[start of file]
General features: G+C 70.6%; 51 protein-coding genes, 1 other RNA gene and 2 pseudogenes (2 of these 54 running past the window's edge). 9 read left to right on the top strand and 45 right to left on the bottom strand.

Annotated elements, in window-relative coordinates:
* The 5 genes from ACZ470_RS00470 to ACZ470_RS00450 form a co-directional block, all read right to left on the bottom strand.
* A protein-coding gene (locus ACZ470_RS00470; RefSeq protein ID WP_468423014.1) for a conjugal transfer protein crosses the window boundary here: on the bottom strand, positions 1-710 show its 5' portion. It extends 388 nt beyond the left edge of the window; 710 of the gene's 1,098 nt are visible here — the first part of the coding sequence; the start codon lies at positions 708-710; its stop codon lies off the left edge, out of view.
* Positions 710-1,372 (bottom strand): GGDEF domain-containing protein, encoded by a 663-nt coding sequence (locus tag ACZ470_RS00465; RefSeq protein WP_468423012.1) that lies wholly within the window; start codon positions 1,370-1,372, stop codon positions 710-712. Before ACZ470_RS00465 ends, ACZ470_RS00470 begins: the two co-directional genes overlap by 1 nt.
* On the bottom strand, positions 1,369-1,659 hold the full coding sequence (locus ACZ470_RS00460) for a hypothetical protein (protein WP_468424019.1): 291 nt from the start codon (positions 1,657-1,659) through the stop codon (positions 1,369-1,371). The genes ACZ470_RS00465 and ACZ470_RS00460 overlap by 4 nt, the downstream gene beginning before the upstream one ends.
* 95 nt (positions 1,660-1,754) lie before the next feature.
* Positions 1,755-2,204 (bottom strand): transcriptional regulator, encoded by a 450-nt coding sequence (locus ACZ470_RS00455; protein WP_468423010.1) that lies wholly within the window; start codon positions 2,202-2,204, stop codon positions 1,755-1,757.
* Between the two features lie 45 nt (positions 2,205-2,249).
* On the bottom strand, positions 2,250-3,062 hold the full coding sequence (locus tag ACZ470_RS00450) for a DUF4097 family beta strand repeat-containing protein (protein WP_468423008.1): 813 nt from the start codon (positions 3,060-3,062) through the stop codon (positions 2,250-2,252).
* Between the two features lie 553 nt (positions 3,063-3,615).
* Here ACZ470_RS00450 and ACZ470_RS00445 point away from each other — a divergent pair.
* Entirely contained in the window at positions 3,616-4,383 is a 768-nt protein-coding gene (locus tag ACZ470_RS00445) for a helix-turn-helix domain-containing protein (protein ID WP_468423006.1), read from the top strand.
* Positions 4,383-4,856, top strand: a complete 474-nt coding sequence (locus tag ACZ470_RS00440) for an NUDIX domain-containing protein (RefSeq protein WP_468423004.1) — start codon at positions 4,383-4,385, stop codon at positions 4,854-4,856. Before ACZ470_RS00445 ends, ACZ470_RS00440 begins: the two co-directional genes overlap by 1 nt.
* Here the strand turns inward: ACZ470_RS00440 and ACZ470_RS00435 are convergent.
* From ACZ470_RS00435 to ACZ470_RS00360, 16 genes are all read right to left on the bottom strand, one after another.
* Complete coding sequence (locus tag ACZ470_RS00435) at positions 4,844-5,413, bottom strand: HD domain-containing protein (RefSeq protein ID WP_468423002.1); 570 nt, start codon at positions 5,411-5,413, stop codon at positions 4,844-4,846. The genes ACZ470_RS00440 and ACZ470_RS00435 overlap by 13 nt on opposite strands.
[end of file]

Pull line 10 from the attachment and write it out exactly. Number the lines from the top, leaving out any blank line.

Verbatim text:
* On the bottom strand, positions 2,250-3,062 hold the full coding sequence (locus tag ACZ470_RS00450) for a DUF4097 family beta strand repeat-containing protein (protein WP_468423008.1): 813 nt from the start codon (positions 3,060-3,062) through the stop codon (positions 2,250-2,252).